Gweek 101: Mark Dery, cultural critic


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In this episode, I talked to Mark Dery, a cultural critic and frequent contributor to Boing Boing. Mark's books include The Pyrotechnic Insanitarium: American Culture on the Brink and Escape Velocity: Cyberculture at the End of the Century. His latest book is the essay collection I Must Not Think Bad Thoughts: Drive-by Essays on American Dread, American Dreams. Recently, Boing Boing debuted its publishing imprint, Boing Boing books, with Dery’s longform essay for Kindle, All the Young Dudes: Why Glam Rock Matters. He is at work on a biography of the author, illustrator, and legendary eccentric Edward Gorey (Little, Brown: 2014). Follow @markdery.

Here's how Mark Dery described the podcast to followers of his blog, Shovelware:

Zaniest. conversation. EVER. Mark Frauenfelder, the Dick Cavett of Nonlinear Talk and host of the Boing Boing podcast GWEEK, engaged me in the most deliriously free-associated, brain-ticklingly delightful interview I’ve ever conducted.

Keywords (for the time-starved): Bunuel’s recipe for the Platonic ideal of the martini, Norman Rockwell’s dark side, the horror of Disneyland caricaturists, Being Californian, and, of course, my Boing Boing e-single on Bowie, glam, gender, and masculinity. A hot-stone massage for the mind.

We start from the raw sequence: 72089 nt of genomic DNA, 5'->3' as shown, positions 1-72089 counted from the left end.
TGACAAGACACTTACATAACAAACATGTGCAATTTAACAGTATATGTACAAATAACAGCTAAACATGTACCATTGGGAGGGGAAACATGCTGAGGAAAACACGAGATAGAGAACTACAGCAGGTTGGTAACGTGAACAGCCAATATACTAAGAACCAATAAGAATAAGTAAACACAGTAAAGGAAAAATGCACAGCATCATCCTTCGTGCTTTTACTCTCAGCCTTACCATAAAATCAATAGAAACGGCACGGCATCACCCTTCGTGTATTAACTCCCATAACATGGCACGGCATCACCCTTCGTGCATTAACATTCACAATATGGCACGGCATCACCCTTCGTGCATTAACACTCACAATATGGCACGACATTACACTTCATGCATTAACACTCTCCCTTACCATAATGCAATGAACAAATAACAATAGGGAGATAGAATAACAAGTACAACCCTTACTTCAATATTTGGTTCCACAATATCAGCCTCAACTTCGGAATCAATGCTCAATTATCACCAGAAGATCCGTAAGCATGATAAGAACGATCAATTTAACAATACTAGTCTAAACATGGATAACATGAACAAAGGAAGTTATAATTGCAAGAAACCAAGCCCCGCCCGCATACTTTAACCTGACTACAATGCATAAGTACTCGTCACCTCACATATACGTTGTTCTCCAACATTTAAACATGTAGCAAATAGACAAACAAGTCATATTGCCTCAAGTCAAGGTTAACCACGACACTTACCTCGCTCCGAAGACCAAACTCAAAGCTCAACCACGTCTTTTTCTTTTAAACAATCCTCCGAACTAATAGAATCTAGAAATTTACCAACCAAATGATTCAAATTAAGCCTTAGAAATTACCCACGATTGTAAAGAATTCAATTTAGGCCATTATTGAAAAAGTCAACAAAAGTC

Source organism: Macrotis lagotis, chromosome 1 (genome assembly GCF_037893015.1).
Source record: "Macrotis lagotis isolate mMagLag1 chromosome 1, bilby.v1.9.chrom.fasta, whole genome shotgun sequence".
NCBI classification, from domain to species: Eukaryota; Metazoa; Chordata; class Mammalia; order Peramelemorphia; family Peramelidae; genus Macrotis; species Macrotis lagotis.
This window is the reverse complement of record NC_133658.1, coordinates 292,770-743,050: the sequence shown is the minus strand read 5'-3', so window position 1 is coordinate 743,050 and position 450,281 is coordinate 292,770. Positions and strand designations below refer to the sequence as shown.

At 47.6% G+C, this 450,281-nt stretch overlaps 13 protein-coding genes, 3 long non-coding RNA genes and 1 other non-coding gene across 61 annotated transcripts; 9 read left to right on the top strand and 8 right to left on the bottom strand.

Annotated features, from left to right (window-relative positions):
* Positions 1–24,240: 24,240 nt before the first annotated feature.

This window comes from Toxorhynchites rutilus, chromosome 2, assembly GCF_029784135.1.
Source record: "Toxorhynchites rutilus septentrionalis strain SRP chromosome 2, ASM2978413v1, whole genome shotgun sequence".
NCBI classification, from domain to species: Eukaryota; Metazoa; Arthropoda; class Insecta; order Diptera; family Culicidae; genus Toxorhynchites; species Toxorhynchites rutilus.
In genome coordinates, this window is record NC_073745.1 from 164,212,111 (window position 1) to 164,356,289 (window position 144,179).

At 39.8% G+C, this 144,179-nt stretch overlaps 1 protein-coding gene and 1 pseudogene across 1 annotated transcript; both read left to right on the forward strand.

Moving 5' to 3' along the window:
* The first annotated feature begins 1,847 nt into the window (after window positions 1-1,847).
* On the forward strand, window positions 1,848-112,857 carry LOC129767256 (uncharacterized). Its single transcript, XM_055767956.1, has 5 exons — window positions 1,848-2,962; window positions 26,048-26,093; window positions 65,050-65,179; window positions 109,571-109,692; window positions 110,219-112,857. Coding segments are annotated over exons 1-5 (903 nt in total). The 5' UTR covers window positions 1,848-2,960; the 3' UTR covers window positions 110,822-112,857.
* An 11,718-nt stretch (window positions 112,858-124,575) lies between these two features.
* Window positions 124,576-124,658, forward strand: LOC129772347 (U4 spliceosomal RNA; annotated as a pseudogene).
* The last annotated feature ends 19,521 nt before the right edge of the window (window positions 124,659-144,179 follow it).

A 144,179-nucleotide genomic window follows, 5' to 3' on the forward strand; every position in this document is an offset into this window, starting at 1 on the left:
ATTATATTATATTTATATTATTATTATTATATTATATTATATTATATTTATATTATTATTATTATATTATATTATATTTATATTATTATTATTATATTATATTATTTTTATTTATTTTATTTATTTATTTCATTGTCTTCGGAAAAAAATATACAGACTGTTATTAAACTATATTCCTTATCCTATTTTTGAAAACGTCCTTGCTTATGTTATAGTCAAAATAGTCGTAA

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Mark Dery: the "taxidermy of memory"

Mark Dery has a new essay -- "equal parts philosophical investigation (of memory, time, and museum vitrines) and memoir (mem-noir?)" -- up at the Thought Catalog. He says: "Why do passing encounters with the inconsequential lodge themselves in our long-term memory, sometimes forever? What makes seemingly throwaway images get stuck in the hippocampus and stay there, for a lifetime? Castle of the Living Dead (1964) is, by universal consensus, not high art. An especially forgettable example of the spaghetti-gothic thrillers turned out by Italian moviemakers in the '60s, it's a low-budget affair, badly dubbed, creaky with clichés, marred by hammy performances. Yet, for all its staginess, the film settled to the bottom of my unconscious the day I saw it, at the age of eight or nine, and has lain there ever since, submerged but still visible, like the drowned death car in Night of the Hunter."

Castle Of The Living Dead: Time, Embalmed

All the Young Dudes: Why Glam Rock Matters, by Mark Dery -- Boing Boing's first ebook!

“All the Young Dudes,” glam rock’s rallying cry, turned 40 last year. David Bowie wrote it, but Mott the Hoople owned it: their version was, and will ever remain, glam’s anthem, a hymn of exuberant disenchantment that also happens to be one of rock’s all-time irresistible sing-alongs.

Bowie, glam, and “All the Young Dudes” are inseparable in the public mind, summoning memories of a subculture dismissed as apolitical escapism, a glitter bomb of fashion and attitude that briefly relieved the malaise of the '70s.